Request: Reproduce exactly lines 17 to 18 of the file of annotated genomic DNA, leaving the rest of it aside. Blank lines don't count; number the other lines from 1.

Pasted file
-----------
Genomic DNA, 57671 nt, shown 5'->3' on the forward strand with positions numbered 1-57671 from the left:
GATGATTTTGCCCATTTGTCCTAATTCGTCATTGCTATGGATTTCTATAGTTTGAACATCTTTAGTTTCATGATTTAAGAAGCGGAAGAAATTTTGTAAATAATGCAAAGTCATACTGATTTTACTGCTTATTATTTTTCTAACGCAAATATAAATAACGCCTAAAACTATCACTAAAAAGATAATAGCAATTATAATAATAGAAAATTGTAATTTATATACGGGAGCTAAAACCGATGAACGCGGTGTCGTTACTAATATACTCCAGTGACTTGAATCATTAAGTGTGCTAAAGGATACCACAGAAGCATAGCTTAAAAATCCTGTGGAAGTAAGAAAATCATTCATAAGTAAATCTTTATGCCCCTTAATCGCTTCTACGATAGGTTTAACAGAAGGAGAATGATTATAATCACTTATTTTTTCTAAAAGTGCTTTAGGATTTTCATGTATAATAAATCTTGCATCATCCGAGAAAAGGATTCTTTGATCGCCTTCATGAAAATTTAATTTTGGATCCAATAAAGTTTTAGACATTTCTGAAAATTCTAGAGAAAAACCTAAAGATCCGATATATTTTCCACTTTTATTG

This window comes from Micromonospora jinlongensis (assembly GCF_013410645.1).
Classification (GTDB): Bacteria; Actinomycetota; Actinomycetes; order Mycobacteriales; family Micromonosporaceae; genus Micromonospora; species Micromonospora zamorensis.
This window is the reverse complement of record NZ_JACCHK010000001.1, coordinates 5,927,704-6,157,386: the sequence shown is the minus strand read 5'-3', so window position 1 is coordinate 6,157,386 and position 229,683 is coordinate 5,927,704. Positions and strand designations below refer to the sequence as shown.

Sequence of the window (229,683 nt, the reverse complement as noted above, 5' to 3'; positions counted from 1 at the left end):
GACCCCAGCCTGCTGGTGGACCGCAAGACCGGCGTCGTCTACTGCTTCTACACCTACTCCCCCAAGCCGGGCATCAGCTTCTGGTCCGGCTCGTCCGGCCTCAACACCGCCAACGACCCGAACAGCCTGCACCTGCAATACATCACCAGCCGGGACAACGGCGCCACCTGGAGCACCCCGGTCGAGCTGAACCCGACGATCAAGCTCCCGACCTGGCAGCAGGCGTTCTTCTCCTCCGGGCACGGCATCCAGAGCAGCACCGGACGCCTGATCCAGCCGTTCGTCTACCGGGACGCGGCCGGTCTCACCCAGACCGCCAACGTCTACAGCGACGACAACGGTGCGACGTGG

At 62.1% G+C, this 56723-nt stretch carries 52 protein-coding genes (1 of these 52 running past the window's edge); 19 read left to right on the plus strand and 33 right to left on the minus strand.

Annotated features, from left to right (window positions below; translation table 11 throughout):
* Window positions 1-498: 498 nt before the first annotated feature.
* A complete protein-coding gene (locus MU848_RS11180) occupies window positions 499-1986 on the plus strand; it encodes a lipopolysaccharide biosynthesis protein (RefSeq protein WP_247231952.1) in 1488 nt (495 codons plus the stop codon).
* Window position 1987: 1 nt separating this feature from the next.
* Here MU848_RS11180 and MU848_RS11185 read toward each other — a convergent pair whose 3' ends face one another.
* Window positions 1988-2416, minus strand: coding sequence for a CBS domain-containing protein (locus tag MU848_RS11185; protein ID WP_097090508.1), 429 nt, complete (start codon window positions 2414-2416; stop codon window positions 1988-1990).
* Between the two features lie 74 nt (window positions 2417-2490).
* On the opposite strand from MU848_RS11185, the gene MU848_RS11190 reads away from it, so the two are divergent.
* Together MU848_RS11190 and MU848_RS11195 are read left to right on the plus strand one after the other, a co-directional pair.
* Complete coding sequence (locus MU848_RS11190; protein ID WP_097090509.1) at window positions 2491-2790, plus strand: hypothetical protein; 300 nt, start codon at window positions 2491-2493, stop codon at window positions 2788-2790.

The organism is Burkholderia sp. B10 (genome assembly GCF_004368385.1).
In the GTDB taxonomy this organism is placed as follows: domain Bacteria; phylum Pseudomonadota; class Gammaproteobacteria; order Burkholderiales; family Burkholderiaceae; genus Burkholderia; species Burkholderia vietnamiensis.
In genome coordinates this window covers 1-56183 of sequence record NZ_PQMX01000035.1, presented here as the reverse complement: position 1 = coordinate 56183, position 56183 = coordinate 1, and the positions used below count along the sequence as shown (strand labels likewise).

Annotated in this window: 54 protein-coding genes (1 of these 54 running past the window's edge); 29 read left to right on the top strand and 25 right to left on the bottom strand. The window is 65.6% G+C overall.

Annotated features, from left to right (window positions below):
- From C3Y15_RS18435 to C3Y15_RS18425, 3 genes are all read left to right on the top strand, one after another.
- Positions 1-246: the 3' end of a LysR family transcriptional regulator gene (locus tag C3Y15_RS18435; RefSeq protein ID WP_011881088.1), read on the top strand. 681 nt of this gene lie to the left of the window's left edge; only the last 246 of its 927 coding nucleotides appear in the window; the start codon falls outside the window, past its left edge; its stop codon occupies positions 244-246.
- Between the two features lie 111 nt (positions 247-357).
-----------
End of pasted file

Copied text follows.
* Together MU848_RS11190 and MU848_RS11195 are read left to right on the plus strand one after the other, a co-directional pair.
* Complete coding sequence (locus MU848_RS11190; protein ID WP_097090509.1) at window positions 2491-2790, plus strand: hypothetical protein; 300 nt, start codon at window positions 2491-2493, stop codon at window positions 2788-2790.